What gap insurance does -- and does not -- cover
We call it gap insurance. Maybe that's misleading.
Questions received by CarInsurance.com show that there is a huge misconception about what gap insurance really covers. Many car owners believe gap insurance is a catch-all policy that makes their car payments anytime they're unable to. That is not the case.
Gap insurance does not cover:
- car payments in case of financial hardship, job loss, disability or death
- repairs to your vehicle
- the value of your car or balance of a loan if your car is repossessed
- a rental car while your vehicle is in the shop
- the diminished value of your car after an accident
- a down payment for a new car
- carry-over balances on any loans you rolled over into your new car loan
- extended warranties you add to your car loan
In short, gap insurance isn't “super coverage” that protects you if you don't have the best auto insurance coverage or can't pay on your loan.
What does gap insurance do? It pays the difference, in the event of a total loss, between what you owe on the car and what it is worth in an insurance company's eyes. That's it.
But that's a bigger deal than you might think.
When you need gap insurance, and why
According to Edmunds.com, the average new car depreciates 11 percent as soon as it leaves the dealer's lot. After a year, it's worth 20 percent less than new.
If you didn't put much down and had your taxes and licensing fees rolled into your loan, you could be upside-down (owe more than car's worth) before you are a block from the dealership.
For instance: You buy a car that stickers for $24,000 and rolls out the door with taxes and fees for $26,500. You put down only $1,000, sign your financing papers, get a car insurance policy and drive off the lot.
Nearly a year later, your “new car” is totaled out. You file a collision claim with your insurer and find out that the actual cash value of your vehicle is only $19,200. This means after your $500 deductible is taken out, your car insurance company will pay out $18,700 to your lienholder.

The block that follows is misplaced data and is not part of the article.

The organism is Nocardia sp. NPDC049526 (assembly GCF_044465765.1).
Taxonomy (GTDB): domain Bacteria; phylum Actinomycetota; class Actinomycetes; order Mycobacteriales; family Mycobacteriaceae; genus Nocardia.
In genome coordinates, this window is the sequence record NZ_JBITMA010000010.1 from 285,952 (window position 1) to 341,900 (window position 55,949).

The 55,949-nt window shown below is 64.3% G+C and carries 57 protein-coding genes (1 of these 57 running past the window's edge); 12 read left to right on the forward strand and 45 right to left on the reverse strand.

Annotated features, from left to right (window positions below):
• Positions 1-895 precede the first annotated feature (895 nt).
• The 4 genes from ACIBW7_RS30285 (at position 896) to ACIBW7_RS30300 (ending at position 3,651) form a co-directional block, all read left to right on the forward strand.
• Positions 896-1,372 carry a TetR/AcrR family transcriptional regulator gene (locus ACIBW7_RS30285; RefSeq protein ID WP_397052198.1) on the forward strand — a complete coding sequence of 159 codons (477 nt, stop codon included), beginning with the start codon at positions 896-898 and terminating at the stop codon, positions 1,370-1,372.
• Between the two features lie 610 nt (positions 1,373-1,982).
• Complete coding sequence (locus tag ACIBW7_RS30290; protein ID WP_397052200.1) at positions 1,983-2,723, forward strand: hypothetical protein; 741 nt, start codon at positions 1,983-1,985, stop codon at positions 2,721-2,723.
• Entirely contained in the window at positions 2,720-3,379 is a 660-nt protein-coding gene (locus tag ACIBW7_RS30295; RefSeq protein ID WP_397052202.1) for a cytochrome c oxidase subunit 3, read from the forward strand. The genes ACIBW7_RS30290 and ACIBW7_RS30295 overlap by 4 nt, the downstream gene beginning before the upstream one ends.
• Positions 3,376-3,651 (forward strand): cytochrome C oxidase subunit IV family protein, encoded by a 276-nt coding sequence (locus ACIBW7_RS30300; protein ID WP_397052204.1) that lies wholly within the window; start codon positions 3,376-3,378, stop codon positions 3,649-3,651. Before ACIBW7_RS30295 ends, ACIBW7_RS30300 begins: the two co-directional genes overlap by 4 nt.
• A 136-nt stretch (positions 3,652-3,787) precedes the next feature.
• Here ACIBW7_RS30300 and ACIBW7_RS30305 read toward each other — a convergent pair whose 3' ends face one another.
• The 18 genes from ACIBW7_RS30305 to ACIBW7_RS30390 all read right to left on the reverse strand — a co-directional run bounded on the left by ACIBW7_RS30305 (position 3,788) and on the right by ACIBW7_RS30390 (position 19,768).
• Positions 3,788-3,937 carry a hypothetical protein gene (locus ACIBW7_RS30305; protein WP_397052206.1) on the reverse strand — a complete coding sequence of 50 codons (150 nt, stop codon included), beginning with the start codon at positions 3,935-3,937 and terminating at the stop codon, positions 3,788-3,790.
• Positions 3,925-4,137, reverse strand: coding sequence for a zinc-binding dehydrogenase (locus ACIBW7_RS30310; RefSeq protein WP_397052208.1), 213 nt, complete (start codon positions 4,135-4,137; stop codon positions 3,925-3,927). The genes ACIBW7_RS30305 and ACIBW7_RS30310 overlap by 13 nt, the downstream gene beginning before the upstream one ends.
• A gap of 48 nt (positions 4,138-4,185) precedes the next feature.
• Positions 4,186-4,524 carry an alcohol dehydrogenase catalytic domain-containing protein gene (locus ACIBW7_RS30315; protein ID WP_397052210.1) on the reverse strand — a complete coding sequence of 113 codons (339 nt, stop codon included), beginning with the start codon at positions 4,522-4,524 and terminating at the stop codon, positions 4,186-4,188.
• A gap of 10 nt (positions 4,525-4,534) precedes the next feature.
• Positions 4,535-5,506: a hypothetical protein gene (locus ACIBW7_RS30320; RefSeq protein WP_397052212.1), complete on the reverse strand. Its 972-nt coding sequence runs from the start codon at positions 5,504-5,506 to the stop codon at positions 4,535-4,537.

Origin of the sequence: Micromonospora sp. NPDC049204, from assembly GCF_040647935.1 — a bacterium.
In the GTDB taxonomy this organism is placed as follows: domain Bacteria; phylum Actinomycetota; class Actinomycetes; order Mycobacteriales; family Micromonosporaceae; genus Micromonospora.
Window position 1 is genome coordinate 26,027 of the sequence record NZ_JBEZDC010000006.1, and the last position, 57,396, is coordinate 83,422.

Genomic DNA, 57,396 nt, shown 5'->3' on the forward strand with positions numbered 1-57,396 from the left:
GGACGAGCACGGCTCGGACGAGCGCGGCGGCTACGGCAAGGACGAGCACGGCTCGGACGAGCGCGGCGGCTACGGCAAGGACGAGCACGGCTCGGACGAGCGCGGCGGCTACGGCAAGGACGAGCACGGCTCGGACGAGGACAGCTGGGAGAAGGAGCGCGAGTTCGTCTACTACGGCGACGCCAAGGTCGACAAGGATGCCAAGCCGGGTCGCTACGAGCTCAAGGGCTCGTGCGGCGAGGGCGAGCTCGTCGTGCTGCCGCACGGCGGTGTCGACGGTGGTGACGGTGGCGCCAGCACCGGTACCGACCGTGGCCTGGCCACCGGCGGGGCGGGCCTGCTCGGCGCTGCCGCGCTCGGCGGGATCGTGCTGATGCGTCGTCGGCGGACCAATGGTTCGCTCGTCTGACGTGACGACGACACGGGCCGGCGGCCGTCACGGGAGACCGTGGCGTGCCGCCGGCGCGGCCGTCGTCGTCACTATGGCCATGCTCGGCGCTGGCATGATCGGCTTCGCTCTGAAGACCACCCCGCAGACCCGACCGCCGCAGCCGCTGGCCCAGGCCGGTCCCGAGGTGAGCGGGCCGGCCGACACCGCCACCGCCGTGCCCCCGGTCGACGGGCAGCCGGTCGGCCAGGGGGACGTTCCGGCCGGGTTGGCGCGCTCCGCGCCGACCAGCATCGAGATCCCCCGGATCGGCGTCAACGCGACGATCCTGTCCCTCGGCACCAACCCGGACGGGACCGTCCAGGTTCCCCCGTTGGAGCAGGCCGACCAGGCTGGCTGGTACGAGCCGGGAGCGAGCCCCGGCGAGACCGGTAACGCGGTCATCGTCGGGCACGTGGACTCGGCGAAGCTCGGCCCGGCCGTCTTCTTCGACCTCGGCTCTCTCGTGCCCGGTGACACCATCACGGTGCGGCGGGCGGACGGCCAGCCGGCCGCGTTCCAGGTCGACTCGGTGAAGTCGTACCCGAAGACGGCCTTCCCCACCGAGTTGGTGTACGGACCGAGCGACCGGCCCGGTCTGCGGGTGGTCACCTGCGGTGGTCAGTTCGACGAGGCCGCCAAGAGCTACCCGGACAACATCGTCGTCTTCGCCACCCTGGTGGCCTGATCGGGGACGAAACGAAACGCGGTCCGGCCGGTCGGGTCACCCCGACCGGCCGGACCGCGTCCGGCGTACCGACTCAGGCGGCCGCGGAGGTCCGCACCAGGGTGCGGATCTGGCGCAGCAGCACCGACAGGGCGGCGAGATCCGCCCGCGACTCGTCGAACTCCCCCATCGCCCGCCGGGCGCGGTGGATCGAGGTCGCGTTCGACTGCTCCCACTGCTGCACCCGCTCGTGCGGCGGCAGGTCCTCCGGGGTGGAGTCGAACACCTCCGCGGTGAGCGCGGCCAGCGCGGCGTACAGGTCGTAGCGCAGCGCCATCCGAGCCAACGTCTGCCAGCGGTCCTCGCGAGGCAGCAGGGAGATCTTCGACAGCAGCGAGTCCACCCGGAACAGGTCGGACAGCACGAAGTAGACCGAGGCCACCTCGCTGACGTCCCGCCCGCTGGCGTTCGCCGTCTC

You still owe $23,500 on the car, so you're left with a “gap” of $4,800.
With a gap insurance policy that includes coverage for your deductible, this whole amount would be covered. If you didn't get gap insurance, you're left paying the difference out of your own pocket for
a car you no longer have - and that hurts, because you've got to buy another car, too.
Gap is actually an acronym, meaning “guaranteed auto protection” or “guaranteed asset protection.” Its function is to provide protection in the early years, when the loan exceeds the value of the car.
Where to buy gap insurance, and should you?
Gap insurance can be purchased from the dealership, your financing institution, some car insurance companies or a stand-alone gap insurance provider. If you have a lease, gap insurance may have been added automatically into the leasing contract.
Gap insurance is usually offered when you sign your loan documents and can be incorporated right into the purchase paperwork. When you buy it in this manner, the gap insurance charge is typically a flat premium of around $500 to $700.
Liz Weston. a credit expert and personal finance columnist at MSN Money, says buying from the dealer is not necessarily a good idea. “Gap is most expensive if you buy it at the dealership, because it goes in the loan and is then plus interest,” Weston notes.
Check with your own auto insurer first for cost and availability. Costs vary due to insurance companies' different rating systems, but typically gap insurance is calculated as being 5 percent to 6 percent of your physical damage coverage costs. If your collision and comprehensive costs are $500, gap insurance coverage will add around $25 to your overall premium.
By checking also with stand-alone gap insurance providers, you can compare the cost of coverage. Before purchasing through a stand-alone gap provider, Weston recommends checking with A.M. Best or another rating service to make sure that the gap insurance company is stable and reputable.
Is gap insurance for you? “Probably, yes,” Weston says. “Unless you have money sitting in the bank to pay off the balance of your loan above the car's worth, which most people don't, gap insurance would be necessary.”
Weston believes those who are underwater on their loan and have little savings need gap coverage the most. She says car owners who don't put 20 percent down on a car or who have a loan longer than four years are probably underwater, making gap insurance worth buying.
If you don't know how underwater you are, check with Edmunds and Kelley Blue Book to find out the worth of your vehicle. To find a reasonably accurate value for your car, pick a point in the middle of the trade-in and private sales amounts.
The original article can be found at CarInsurance.com:Source: www.foxbusiness.com